The Christian usage of the term agape comes almost directly from the canonical Gospels' account of the teachings of Jesus. When asked what was the greatest commandment, Jesus said, "'Love (agapao) the Lord your God with all your heart and with all your soul and with all your mind.' This is the first and greatest commandment. And the second is like it: 'Love (agapao) your neighbor as yourself.' All the Law and the Prophets hang on these two commandments."

At the Sermon on the Mount, Jesus said:

"You have heard that it was said, 'Love (agapao) your neighbor and hate your enemy.' But I tell you: Love (agapao) your enemies and pray for those who persecute you, that you may be sons of your Father in heaven. He causes his sun to rise on the evil and the good, and sends rain on the righteous and the unrighteous. If you love those who love you, what reward will you get?"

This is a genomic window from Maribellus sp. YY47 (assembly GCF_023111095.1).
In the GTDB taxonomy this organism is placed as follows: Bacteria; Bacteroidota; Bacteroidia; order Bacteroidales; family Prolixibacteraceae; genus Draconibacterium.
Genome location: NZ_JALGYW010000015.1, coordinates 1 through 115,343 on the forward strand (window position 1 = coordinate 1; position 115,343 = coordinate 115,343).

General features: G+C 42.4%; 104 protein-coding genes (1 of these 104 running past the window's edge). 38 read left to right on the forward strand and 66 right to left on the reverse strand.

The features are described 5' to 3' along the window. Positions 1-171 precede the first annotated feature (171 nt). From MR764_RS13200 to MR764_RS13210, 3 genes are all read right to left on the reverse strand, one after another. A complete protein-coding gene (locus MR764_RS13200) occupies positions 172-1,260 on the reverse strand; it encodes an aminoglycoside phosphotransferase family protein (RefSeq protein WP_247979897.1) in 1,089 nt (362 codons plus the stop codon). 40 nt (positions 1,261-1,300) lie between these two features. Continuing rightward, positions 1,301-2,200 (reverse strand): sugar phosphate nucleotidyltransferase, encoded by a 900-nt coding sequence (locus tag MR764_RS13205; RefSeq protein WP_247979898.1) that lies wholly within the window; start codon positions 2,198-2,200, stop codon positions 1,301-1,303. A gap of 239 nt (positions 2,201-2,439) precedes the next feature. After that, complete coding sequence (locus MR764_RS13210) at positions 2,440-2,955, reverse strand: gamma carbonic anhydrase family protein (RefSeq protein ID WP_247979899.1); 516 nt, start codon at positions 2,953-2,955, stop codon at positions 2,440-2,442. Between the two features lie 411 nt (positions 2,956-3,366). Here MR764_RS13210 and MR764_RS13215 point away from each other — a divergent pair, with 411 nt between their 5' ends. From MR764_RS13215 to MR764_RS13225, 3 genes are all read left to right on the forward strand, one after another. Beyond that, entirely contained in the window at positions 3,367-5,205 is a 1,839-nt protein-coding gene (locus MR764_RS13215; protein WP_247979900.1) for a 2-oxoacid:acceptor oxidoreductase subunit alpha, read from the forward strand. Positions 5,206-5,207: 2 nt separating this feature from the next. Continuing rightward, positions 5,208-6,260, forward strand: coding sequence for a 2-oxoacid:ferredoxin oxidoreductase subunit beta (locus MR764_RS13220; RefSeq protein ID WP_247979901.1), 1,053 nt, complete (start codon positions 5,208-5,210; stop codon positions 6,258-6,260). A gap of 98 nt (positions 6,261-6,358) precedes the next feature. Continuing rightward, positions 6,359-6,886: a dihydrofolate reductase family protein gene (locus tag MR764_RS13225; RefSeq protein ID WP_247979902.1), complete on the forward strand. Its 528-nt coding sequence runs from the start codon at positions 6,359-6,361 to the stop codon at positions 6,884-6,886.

Christian writers have generally described agape, as expounded on by Jesus, as a form of love which is both unconditional and voluntary. Tertullian, in his 2nd century defense of Christians remarks how Christian love attracted pagan notice: "What marks us in the eyes of our enemies is our loving kindness. 'Only look,' they say, 'look how they love one another'" (Apology 39).

In the New Testament the noun agape is often used to describe God's love. However, the verb form agapao is at times used in a negative sense, where it retains its more general meaning of "affection" rather than divine love. Such examples include:

Agape as a meal

The word agape in its plural form is used in the New Testament to describe a meal or feast eaten by early Christians, as in Jude Template:Bibleverse-nb, and 2nd Peter Template:Bibleverse-nb. It is sometimes believed to be either related to the Eucharist, or another term used for the Eucharist.

See also




Unless indicated otherwise, the text in this article is either based on Wikipedia article "Agape" or another language Wikipedia page thereof used under the terms of the GNU Free Documentation License; or on original research by Jahsonic and friends. See Art and Popular Culture's copyright notice.